# What Is the Molecular Orbital Theory?

Phil Riddel

Molecular orbital theory, or MO theory, is a method of explaining bonding between atoms in terms of electrons being spread out around a molecule rather than localized around the atoms, in contrast to valence bonding theory, or VB theory. Electrons in atoms are arranged in orbitals within subshells within shells. As a general rule, it is the electrons in the orbitals within the outermost shell that are involved in chemical bonding, although there are exceptions to this. An orbital can contain a maximum of two electrons, which must have opposite spins. In molecular orbital theory, when two atoms form a chemical bond, the atomic orbitals of the bonding electrons combine to produce molecular orbitals with similar rules regarding the number and spin of the electrons.

Electrons, like all subatomic particles, can behave as waves. Instead of occupying a definite point in space at a given time, an electron is spread out over all its possible locations around the atomic nucleus and its position can only be expressed in terms of probability. An equation developed by the physicist Erwin Schrodinger can be used to determine the “wave function” of an atomic orbital, giving the likelihood of finding an electron at different locations around the nucleus in terms of an electron density distribution. Molecular orbital theory explains atomic bonding by adding the wave functions of the atomic orbitals involved in bonding to give the wave functions for molecular orbitals enclosing the entire molecule. Electrons in atoms are arranged in orbitals within subshells within shells.

Since the wave function equation gives both positive and negative values, known as phases, two molecular orbitals are produced. In the first, the atomic orbitals are added in phase — positive-to-positive and negative-to-negative. The second type is one where they are out of phase — negative-to-positive and positive-to-negative.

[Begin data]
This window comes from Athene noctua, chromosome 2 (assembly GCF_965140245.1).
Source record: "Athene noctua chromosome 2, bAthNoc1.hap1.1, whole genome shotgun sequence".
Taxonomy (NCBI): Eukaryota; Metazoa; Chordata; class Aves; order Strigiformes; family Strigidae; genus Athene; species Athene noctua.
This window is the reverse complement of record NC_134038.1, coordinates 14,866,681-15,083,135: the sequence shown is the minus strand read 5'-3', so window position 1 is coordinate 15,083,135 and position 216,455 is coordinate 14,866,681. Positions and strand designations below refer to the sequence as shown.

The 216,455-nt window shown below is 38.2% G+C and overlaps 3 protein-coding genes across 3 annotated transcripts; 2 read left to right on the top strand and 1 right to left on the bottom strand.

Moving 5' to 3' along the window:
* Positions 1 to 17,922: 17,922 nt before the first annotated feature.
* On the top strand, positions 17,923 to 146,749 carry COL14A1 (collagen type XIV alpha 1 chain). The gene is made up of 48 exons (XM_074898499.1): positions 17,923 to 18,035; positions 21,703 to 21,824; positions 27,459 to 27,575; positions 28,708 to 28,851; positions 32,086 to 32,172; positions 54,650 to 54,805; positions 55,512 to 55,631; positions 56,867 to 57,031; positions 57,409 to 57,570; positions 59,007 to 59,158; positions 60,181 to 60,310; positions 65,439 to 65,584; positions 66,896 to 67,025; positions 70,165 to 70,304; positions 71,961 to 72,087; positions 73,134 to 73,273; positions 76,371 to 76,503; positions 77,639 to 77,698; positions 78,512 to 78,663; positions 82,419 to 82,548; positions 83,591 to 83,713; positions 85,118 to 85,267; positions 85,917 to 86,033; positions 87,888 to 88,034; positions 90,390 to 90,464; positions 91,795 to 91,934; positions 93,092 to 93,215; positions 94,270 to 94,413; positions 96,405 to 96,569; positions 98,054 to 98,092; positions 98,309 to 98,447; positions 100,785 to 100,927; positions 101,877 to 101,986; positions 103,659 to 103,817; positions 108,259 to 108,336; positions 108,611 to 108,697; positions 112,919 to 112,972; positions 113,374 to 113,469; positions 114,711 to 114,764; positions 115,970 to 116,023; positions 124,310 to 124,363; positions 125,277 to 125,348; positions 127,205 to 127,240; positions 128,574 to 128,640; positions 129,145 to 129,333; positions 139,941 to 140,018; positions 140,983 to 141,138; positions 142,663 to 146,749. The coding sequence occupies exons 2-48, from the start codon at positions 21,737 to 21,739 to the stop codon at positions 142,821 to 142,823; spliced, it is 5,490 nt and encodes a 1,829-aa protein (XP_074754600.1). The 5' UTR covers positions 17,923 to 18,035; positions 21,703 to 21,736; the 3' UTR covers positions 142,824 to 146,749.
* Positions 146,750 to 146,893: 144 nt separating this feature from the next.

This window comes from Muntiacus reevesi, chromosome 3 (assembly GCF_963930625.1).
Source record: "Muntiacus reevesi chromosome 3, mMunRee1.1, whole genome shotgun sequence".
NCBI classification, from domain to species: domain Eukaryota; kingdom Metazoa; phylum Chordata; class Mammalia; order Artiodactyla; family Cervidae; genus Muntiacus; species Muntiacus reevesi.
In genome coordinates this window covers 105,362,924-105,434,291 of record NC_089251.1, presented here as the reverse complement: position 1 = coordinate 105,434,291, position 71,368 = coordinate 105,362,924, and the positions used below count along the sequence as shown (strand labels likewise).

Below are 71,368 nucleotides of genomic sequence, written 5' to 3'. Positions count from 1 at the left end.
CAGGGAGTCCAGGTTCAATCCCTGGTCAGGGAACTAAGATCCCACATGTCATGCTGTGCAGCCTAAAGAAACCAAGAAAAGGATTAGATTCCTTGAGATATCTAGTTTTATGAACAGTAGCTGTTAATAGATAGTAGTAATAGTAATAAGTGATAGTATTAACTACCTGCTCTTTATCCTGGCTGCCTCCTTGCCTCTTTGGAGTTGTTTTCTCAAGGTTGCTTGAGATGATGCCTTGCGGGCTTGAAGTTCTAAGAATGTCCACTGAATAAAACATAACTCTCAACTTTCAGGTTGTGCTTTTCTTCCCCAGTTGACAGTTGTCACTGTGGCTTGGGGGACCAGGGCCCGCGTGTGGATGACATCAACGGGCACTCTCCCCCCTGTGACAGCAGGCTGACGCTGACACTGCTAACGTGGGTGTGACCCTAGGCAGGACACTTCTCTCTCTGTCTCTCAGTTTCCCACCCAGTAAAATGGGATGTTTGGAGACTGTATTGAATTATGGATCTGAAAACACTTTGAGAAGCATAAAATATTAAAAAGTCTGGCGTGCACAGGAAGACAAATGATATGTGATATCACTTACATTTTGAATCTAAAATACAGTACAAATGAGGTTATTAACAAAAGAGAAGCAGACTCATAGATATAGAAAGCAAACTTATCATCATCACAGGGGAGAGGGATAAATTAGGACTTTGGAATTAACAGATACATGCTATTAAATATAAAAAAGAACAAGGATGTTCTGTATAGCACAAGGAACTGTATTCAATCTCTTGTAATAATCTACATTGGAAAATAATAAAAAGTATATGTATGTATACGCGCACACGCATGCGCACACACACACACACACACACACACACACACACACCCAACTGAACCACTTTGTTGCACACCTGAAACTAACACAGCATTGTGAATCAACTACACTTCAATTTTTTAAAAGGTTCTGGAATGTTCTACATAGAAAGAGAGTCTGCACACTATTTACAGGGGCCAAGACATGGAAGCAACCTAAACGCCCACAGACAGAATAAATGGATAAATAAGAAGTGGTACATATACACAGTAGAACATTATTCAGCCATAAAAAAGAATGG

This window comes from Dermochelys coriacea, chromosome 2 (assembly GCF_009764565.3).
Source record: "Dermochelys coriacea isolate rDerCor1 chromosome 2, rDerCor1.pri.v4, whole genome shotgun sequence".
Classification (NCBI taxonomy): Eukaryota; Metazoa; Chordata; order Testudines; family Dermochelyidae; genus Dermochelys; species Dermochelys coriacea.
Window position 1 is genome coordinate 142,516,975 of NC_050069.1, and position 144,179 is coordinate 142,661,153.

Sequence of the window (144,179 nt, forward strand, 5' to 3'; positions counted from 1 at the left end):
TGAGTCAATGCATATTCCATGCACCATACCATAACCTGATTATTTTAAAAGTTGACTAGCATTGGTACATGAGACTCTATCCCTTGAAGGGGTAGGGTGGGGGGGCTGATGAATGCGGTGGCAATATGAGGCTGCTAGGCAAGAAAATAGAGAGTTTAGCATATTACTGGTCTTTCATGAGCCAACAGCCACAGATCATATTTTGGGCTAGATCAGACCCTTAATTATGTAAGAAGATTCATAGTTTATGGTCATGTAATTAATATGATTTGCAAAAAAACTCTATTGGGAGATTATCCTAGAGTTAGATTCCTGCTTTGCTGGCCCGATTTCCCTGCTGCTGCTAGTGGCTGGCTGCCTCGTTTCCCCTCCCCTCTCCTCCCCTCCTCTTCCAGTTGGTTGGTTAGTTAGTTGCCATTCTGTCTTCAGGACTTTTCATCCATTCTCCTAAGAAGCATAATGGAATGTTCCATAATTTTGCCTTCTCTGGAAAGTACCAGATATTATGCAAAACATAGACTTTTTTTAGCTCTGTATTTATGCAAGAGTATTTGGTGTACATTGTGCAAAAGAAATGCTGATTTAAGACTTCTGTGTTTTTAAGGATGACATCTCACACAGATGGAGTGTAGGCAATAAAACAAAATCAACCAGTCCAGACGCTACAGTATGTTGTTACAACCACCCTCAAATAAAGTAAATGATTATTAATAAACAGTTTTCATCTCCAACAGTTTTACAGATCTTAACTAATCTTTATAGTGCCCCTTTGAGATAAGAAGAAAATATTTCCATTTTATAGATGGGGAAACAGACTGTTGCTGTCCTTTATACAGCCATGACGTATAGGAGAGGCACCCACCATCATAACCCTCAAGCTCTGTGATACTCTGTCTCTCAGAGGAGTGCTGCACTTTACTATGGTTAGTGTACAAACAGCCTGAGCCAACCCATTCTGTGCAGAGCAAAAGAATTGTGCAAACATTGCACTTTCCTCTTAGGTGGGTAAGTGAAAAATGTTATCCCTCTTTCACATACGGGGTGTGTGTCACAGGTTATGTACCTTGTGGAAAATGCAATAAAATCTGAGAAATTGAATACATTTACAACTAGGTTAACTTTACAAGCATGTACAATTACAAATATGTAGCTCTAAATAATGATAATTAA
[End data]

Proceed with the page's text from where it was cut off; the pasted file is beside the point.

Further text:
The in phase addition gives a molecular orbital with the electron density concentrated in the space between the nuclei, bringing them closer together and resulting in a configuration at a lower energy than the two original atomic orbitals combined. This is known as a bonding orbital. The out of phase addition results in the electron density being concentrated away from the space between the nuclei, pulling them further apart and producing a configuration with a higher energy level than the atomic orbitals. This is known as an anti-bonding orbital. Electrons from the atomic orbitals involved in bonding will prefer to fill the lower energy bonding molecular orbitals.

To determine the nature of the bond between two atoms, the “bond order” is calculated as: (bonding electrons – anti-bonding electrons)/2. A bond order of zero indicates that no bonding will take place. In comparison, a bond order of 1 indicates a single bond, with 2 and 3 indicating double and triple bonds, respectively.

As a very simple example, the bonding of two hydrogen atoms can be described in terms of molecular orbital theory. Each atom has just one electron, normally in the lowest energy orbital. The wave functions of these orbitals are added, giving a bonding and an anti-bonding orbital. The two electrons will fill the lower energy bonding orbital, with no electrons in the anti-bonding orbital. The bond order is therefore (2 – 0)/2 = 1, giving a single bond. This is in agreement with VB theory and with observation.

The interaction of two atoms of the next element in the periodic table, helium, gives a different result as there are two electrons in an orbital in each helium atom. When the wave functions are added, a bonding and an anti-bonding orbital are produced, as with hydrogen. This time, however, there are four electrons involved. Two electrons will fill the bonding orbital and the other two will have to fill the higher energy anti-bonding orbital. The bond order this time is (2 – 2)/2 = 0, so no bonding will take place. Again, this agrees with VB theory and with observation: helium does not form molecules.

Molecular orbital theory also correctly predicts double and triple bonds for oxygen and nitrogen molecules, respectively. In most cases, MO theory and valence bonding theory are in agreement; however, the former better explains molecules where the bond order lies between a single and a double bond, and the magnetic properties of molecules. The main disadvantage of molecular orbital theory is that, except for very simple cases such as those above, the calculations are much more complicated.

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